Featuring in a recent TV programme on the ticking time-bomb of antibiotic resistance highlighted my own plight with the chronic illness cystic fibrosis (CF)*…
Let’s start with the basics… an antibiotic is a term for a drug or other substance used to kill or slow the growth of bacteria. Antibiotics are the bedrock of modern medicine. For 70 years they’ve been at the forefront of our fight against infection.
Since the manufacture of penicillin in 1943, antibiotics have saved millions of lives by combating infections. But there has been no new class of antibiotic developed for more than a quarter of a century. And bugs are battling back.
Through overuse antibiotics are losing their effectiveness. This is becoming a serious and growing phenomenon in contemporary medicine and has emerged as one of the pre-eminent public health concerns of the 21st century.
Resistance is a common yet problematic issue in treating pulmonary exacerbations or infections in people, like me, with CF.
However, despite a push for new antibiotic therapies there has been a continued decline in the number of newly approved drugs.
How does resistance develop?
Antibiotic or drug resistance results from bacteria changing in ways that reduce or eliminate the effectiveness of drugs or other agents used to treat infections. Not all bacteria are bad. However, there are some that can cause infections. As bacteria are exposed to antibiotics over time, resistance may develop, and the number of antibiotics we have to kill the bacteria decreases as well.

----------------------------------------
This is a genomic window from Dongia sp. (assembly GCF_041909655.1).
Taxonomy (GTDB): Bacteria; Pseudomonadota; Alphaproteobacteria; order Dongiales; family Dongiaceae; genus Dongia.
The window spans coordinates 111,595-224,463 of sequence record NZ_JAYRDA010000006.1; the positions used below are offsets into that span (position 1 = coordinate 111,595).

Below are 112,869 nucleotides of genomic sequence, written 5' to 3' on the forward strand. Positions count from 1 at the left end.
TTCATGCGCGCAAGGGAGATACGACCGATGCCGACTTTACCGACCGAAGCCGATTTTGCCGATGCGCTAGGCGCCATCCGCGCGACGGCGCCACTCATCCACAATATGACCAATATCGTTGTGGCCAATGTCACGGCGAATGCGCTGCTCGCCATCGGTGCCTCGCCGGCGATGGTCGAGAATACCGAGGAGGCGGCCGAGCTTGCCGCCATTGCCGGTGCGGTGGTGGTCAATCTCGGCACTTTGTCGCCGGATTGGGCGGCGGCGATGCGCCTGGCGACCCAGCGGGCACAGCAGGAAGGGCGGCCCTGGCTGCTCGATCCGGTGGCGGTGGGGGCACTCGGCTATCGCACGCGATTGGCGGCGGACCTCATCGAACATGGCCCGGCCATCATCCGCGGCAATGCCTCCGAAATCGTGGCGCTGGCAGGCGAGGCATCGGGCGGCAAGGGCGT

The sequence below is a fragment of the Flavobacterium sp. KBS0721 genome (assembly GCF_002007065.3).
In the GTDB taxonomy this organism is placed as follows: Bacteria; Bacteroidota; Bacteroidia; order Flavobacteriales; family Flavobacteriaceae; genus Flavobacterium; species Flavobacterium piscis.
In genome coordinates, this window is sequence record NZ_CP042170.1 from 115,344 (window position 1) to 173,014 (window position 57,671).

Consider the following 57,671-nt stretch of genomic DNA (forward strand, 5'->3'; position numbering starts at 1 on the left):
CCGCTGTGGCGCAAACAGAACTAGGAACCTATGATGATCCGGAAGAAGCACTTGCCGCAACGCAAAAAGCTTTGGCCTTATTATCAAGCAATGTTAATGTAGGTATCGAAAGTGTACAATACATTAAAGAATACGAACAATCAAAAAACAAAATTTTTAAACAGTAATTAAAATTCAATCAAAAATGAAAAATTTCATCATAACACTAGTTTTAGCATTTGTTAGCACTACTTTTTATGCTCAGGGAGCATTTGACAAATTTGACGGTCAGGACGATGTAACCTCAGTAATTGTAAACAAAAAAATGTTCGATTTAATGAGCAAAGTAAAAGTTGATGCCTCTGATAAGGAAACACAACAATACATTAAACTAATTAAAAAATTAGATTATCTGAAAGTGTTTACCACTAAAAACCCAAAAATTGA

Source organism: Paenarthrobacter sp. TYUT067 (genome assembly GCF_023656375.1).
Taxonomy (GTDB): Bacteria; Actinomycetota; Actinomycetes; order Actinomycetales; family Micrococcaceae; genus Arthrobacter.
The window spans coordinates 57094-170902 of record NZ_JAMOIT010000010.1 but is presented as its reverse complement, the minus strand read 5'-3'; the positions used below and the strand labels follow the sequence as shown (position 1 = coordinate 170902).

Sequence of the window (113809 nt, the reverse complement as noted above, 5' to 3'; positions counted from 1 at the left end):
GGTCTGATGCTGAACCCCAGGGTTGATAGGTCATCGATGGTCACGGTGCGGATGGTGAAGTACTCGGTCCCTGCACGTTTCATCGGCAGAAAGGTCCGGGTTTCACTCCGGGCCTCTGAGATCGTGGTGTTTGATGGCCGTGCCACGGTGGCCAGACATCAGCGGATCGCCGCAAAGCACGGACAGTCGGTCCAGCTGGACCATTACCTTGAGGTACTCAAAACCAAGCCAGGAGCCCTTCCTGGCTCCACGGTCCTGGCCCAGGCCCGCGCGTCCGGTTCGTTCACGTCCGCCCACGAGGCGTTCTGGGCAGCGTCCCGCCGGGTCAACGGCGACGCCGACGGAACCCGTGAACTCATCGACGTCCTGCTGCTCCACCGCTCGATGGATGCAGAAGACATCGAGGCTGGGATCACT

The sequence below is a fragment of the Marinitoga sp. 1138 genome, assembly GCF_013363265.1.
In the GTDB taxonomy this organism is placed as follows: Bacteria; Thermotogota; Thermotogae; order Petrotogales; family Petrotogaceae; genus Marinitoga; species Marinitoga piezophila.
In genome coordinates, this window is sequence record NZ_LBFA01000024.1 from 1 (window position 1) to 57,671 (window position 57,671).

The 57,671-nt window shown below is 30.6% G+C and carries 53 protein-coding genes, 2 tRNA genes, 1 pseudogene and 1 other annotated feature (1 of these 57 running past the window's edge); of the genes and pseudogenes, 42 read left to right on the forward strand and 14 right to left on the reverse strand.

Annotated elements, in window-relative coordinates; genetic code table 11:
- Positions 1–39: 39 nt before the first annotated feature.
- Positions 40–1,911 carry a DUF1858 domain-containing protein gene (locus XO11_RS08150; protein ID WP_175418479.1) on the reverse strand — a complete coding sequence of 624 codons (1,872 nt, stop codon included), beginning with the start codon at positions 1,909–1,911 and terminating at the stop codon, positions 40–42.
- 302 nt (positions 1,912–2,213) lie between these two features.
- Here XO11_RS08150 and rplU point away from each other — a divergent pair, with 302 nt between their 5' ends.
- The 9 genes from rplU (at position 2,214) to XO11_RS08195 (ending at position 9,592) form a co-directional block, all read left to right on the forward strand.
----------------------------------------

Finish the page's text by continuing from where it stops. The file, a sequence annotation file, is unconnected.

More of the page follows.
With antibiotic resistance, bacteria are now able to survive the use of these drugs meant to kill or weaken them. In effect, each time bacteria are “exposed” to antibiotics, they can change in a way that the antibiotics are no longer effective. So, the most common way resistance is acquired is by exposure to antibiotics. With antibiotic exposure, resistance generally develops overtime. The length of time depends on the bacteria and the antibiotic, which can range from one treatment course to several hundred.
Another way of acquiring resistant bacteria is through contact with other people or equipment when not using appropriate standard and contact precautions. Hand washing, hygiene, and washing of respiratory equipment are vital. The dynamic of cross infection among CF sufferers, getting too close to each other, is such a damaging one.